Thinking back on the games of 2013, I would have to give this year a solid A. By June, there were so many great titles released that I could have easily come up with a top 10 list. Many of the games released were huge, generation-capping sequels that we had waited years for and finally got to play. Remember seeing the first footage of Bioshock Infinite years ago and salivating at the prospect of playing it? We got to do that by March, and there was still plenty to look forward to. How could it be anything but a great year for games when Rockstar released a fantastic new GTA title, and it still wasn’t a clear cut winner for Game of the Year? In most years, Rockstar dropping a GTA on the market would eliminate any competition, but this wasn’t most other years. We even got a direct sequel to Link to the Past, and it was one of the best Zelda games I have ever played. I would be surprised if 2014 even came close in terms of quantity of quality titles. Some years are just special like that, and 2013 was one of them. ~Jeff Derrickson


Looking back on 2013, I see a year that no matter what one’s chosen system was, there were great games to play. But I also see a year that brought us some nasty trends that could speak to a grim future for the industry. Not only has Early Access taken over every corner of Steam’s storefront, EA decided to bring the trend to AAA titles with their retail releases of SimCity and Battlefield 4, both of which launched unfinished. Compound that with the continued proliferation of micro-transactions in games like Dead Space 3, Ryse, Forza 5 and Gran Turismo 6, things are heading in a potentially very dangerous direction. Still at the end of the day, it all comes down to the games and titles like Tomb Raider, Super Mario 3D World, The Legend of Zelda: A Link Between Worlds and Peggle 2 showcasing that gameplay is still king, while The Last of Us, Bioshock: Infinite and Gone Home continued to push the boundaries for narratives in games (even if their gameplay was incredibly lacking). The high points of the year mostly outshine the lows, and so I have to give the year a strong B. ~Chris Scott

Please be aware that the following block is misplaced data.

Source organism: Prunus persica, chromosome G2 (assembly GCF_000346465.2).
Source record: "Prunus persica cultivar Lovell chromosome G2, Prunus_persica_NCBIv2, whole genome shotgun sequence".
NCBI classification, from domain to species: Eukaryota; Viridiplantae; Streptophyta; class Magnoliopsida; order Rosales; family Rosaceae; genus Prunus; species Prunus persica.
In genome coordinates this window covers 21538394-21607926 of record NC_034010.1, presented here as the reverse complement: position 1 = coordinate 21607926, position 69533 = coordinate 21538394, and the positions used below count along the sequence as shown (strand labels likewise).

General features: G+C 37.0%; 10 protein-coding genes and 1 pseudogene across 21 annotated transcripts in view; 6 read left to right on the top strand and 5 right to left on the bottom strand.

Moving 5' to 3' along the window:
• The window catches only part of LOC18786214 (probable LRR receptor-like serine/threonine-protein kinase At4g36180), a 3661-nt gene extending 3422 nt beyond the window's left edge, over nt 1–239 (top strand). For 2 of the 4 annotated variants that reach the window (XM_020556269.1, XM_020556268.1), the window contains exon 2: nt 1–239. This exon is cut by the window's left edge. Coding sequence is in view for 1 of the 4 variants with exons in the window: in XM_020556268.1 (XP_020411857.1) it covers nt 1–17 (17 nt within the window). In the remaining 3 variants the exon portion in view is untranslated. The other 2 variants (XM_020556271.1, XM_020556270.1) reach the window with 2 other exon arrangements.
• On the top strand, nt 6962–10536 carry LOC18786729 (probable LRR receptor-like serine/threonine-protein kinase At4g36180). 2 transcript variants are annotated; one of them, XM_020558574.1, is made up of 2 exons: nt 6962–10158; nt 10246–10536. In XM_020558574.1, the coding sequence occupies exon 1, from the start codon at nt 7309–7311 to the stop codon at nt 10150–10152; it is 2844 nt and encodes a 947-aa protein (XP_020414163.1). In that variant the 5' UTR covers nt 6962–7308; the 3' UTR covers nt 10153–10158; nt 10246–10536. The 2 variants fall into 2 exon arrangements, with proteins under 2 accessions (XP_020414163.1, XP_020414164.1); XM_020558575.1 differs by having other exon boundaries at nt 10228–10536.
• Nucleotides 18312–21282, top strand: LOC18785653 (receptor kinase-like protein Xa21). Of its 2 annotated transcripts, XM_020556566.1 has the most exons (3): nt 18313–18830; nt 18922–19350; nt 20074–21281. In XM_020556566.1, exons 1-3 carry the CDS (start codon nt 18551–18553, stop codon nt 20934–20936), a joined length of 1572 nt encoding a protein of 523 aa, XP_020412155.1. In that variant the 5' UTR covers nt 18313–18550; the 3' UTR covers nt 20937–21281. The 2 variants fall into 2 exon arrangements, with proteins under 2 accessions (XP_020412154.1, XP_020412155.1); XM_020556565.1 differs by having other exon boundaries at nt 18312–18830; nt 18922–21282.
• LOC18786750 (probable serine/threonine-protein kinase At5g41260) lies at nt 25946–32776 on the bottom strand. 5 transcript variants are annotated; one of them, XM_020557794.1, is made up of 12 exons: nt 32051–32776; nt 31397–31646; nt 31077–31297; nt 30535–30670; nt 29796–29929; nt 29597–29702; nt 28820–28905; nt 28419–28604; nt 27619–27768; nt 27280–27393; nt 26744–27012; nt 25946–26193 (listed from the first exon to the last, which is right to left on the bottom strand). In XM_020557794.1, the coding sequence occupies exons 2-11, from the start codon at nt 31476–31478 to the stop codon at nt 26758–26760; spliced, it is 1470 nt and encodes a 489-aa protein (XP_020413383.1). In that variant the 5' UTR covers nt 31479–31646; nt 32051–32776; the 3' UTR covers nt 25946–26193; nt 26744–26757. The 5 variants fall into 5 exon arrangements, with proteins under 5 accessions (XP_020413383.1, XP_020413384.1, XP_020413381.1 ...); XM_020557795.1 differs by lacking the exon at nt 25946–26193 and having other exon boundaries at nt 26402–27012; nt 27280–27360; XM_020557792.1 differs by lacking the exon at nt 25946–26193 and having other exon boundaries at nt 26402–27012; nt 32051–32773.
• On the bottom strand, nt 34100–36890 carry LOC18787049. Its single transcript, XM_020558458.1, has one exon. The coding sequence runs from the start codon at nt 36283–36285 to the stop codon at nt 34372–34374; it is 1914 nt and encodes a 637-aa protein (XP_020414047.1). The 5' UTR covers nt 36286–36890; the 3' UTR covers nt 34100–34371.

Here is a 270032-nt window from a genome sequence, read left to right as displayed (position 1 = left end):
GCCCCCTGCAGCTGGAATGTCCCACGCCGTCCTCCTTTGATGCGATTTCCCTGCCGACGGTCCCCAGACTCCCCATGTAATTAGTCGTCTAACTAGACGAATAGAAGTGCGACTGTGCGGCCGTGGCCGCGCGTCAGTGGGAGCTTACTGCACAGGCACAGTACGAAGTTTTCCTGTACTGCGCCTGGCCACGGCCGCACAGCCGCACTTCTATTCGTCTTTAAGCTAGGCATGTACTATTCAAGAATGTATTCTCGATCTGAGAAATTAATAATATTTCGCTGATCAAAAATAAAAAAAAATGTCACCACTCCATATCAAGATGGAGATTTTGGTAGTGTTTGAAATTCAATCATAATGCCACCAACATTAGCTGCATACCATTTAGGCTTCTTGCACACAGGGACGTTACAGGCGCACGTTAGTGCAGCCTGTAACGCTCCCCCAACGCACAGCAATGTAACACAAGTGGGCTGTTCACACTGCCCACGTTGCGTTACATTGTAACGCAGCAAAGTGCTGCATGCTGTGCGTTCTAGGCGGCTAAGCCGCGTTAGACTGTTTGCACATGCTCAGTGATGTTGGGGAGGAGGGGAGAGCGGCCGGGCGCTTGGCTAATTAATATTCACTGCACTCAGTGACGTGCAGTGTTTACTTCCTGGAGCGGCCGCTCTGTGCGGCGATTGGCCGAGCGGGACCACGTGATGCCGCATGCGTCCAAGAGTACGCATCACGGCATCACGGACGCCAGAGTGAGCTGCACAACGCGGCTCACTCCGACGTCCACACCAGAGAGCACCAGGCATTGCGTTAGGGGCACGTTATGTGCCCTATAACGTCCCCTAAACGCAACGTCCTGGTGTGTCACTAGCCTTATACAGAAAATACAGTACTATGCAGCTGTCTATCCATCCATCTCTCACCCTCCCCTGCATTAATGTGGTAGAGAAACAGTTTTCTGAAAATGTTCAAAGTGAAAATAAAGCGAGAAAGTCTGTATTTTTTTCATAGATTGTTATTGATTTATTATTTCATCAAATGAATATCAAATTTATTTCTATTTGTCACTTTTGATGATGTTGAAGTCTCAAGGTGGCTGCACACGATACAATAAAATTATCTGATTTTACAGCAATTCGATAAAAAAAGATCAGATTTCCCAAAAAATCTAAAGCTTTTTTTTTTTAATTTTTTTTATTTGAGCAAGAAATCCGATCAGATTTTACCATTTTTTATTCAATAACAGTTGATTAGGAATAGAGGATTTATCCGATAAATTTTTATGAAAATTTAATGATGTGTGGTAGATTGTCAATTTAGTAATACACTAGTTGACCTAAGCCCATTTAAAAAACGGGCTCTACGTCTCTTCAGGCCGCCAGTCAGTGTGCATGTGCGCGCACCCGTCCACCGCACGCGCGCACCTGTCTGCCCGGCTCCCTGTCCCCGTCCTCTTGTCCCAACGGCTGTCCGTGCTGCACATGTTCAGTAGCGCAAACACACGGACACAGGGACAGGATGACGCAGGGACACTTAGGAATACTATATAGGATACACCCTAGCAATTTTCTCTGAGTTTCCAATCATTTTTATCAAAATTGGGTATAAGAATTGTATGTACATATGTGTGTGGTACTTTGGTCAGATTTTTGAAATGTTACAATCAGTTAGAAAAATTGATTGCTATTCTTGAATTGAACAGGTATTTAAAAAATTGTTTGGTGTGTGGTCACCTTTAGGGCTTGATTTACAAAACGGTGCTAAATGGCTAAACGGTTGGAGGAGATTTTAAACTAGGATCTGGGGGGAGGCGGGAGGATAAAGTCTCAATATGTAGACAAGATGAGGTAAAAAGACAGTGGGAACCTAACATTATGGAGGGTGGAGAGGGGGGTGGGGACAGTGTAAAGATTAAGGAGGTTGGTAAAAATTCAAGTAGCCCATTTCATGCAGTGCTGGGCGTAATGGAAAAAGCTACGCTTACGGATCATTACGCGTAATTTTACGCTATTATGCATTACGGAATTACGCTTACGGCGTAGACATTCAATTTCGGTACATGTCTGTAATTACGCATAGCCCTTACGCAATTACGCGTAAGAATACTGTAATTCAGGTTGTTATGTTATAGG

Personally, I’d rate 2013 with a B+. Some fantastic games came out this year, there’s no doubt about that. Battlefield 4 was leaps and bounds better than Battlefield 3, even if I was the only person who didn’t have problems during the dozens of hours I spent playing it online. Rockstar delivered another impressive Grand Theft Auto game. Two new consoles launched, though I didn’t get to personally enjoy either of them, it was still exciting enough for me to get some enjoyment out of it. Tomb Raider dazzled and sat towards the top of my Top 10 list all year. But when it came time to make a Top 10 list, I had trouble coming up with as many as 10 games. I didn’t have that problem in 2012, when I had a problem whittling it down to ten games. Don’t get me wrong: some of this year’s games have just been absolutely amazing, a few of which I would place over some 2012 titles. But certain games that should have been great simply weren’t, Need for Speed: Rivals and Batman: Arkham Origins to name a few. 2013 was a better year for hardware than it was for games, but in general, a very solid year no matter how you look at it. ~Don Parsons

Those are our thoughts on the year, what are yours?